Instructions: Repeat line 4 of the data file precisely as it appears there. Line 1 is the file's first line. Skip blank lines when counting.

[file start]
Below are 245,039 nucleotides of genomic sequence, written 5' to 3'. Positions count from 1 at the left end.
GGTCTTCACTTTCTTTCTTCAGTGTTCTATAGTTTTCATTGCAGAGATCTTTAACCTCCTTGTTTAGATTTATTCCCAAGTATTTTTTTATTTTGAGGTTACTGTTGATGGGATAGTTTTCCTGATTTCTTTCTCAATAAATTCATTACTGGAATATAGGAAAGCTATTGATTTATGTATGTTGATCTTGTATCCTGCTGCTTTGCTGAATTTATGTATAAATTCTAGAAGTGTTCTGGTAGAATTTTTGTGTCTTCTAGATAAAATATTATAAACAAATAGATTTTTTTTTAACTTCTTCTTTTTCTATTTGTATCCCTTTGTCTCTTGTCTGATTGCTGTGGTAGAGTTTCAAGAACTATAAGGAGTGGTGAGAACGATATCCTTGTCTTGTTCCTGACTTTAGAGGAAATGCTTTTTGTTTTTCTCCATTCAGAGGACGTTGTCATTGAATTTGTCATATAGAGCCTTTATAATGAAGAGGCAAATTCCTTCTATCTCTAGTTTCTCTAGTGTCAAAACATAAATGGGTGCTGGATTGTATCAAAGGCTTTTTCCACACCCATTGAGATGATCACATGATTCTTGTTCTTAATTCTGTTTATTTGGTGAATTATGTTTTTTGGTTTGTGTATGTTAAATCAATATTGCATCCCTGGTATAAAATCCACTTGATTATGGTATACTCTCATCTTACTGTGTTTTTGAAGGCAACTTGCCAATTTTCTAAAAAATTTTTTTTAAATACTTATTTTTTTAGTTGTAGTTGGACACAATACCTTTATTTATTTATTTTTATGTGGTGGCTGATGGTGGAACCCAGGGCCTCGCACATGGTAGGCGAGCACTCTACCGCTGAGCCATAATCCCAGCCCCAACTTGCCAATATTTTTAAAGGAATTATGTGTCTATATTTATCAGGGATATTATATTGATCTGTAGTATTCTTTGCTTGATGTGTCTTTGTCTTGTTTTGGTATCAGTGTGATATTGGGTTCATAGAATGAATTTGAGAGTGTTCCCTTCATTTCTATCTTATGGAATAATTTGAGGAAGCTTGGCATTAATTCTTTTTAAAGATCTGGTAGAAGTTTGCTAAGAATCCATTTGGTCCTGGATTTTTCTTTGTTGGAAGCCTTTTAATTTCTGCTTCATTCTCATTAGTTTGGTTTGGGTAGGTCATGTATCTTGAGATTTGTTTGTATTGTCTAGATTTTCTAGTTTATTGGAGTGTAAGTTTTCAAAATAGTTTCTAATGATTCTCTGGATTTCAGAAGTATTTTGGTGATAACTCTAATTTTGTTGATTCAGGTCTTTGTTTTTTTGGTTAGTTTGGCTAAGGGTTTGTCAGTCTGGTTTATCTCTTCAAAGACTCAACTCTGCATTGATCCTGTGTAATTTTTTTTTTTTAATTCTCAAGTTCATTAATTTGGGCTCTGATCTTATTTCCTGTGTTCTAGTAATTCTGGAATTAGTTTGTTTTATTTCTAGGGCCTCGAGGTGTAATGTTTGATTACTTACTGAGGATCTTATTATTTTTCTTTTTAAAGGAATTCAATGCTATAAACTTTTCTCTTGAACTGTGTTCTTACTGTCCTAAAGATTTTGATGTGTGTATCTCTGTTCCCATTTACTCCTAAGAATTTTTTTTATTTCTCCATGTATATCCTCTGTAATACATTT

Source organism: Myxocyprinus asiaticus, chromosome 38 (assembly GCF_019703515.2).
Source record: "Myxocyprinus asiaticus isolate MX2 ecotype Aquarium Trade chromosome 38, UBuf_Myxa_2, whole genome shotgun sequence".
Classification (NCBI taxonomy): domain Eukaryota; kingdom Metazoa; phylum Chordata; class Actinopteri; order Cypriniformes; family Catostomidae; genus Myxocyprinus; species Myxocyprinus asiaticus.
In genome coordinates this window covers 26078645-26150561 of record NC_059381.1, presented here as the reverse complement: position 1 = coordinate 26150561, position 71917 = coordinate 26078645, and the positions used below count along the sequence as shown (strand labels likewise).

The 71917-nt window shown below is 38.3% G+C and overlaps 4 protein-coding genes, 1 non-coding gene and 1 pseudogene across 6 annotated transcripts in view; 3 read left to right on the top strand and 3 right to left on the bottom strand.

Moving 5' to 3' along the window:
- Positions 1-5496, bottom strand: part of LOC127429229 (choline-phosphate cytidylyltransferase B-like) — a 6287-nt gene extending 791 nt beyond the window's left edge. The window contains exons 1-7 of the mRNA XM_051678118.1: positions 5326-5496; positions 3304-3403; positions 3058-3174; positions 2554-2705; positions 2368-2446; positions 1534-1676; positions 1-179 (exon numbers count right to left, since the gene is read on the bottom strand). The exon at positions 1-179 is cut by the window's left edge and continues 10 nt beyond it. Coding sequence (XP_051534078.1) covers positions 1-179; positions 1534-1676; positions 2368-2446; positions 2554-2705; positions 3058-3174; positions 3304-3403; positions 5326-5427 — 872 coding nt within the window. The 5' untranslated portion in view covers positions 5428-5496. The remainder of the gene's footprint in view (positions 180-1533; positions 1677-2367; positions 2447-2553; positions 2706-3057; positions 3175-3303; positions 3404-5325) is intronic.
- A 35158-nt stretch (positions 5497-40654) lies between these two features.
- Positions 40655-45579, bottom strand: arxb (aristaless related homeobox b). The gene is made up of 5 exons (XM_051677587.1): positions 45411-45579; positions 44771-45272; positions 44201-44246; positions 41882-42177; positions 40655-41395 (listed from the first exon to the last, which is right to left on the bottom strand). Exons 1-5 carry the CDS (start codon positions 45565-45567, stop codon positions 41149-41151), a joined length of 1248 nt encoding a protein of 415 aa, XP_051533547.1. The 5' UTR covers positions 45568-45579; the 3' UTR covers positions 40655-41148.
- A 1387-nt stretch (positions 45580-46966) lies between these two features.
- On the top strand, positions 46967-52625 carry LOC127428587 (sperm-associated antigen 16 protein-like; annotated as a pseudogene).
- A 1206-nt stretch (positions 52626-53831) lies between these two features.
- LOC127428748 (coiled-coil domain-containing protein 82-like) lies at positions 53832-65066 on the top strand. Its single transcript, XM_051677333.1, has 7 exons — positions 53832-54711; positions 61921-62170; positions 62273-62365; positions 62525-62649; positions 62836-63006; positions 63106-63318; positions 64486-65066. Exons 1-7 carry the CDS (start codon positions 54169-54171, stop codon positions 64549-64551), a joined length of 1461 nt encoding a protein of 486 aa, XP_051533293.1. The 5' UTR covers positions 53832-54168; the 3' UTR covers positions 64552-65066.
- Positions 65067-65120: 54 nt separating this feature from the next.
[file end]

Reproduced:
Source record: "Myxocyprinus asiaticus isolate MX2 ecotype Aquarium Trade chromosome 38, UBuf_Myxa_2, whole genome shotgun sequence".